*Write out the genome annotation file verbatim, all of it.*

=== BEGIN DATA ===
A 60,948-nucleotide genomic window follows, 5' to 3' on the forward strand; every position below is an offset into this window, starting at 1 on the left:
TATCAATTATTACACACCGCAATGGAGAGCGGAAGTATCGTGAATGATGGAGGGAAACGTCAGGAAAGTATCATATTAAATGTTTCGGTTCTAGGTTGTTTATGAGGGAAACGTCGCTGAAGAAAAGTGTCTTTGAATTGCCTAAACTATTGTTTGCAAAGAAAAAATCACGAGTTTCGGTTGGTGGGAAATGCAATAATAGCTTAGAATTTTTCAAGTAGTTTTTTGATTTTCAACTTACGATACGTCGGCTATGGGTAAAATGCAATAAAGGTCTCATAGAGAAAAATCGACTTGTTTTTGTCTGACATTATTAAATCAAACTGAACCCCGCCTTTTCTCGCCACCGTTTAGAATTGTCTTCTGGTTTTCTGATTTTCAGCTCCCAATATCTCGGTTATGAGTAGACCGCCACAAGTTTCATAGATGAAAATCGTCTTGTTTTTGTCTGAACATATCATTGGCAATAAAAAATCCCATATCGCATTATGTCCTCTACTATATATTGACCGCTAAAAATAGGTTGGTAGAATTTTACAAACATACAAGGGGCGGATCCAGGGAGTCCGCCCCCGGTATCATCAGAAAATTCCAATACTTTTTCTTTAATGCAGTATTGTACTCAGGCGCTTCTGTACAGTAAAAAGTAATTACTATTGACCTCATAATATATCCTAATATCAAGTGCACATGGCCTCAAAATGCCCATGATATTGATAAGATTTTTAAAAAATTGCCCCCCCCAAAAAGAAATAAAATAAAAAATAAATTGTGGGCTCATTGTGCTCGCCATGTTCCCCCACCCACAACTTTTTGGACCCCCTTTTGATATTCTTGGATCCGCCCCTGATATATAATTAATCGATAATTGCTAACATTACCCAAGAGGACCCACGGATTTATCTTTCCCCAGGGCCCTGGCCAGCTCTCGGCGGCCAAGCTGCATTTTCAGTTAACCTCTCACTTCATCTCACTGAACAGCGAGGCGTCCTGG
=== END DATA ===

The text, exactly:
A 60,948-nucleotide genomic window follows, 5' to 3' on the forward strand; every position below is an offset into this window, starting at 1 on the left:
TATCAATTATTACACACCGCAATGGAGAGCGGAAGTATCGTGAATGATGGAGGGAAACGTCAGGAAAGTATCATATTAAATGTTTCGGTTCTAGGTTGTTTATGAGGGAAACGTCGCTGAAGAAAAGTGTCTTTGAATTGCCTAAACTATTGTTTGCAAAGAAAAAATCACGAGTTTCGGTTGGTGGGAAATGCAATAATAGCTTAGAATTTTTCAAGTAGTTTTTTGATTTTCAACTTACGATACGTCGGCTATGGGTAAAATGCAATAAAGGTCTCATAGAGAAAAATCGACTTGTTTTTGTCTGACATTATTAAATCAAACTGAACCCCGCCTTTTCTCGCCACCGTTTAGAATTGTCTTCTGGTTTTCTGATTTTCAGCTCCCAATATCTCGGTTATGAGTAGACCGCCACAAGTTTCATAGATGAAAATCGTCTTGTTTTTGTCTGAACATATCATTGGCAATAAAAAATCCCATATCGCATTATGTCCTCTACTATATATTGACCGCTAAAAATAGGTTGGTAGAATTTTACAAACATACAAGGGGCGGATCCAGGGAGTCCGCCCCCGGTATCATCAGAAAATTCCAATACTTTTTCTTTAATGCAGTATTGTACTCAGGCGCTTCTGTACAGTAAAAAGTAATTACTATTGACCTCATAATATATCCTAATATCAAGTGCACATGGCCTCAAAATGCCCATGATATTGATAAGATTTTTAAAAAATTGCCCCCCCCAAAAAGAAATAAAATAAAAAATAAATTGTGGGCTCATTGTGCTCGCCATGTTCCCCCACCCACAACTTTTTGGACCCCCTTTTGATATTCTTGGATCCGCCCCTGATATATAATTAATCGATAATTGCTAACATTACCCAAGAGGACCCACGGATTTATCTTTCCCCAGGGCCCTGGCCAGCTCTCGGCGGCCAAGCTGCATTTTCAGTTAACCTCTCACTTCATCTCACTGAACAGCGAGGCGTCCTGG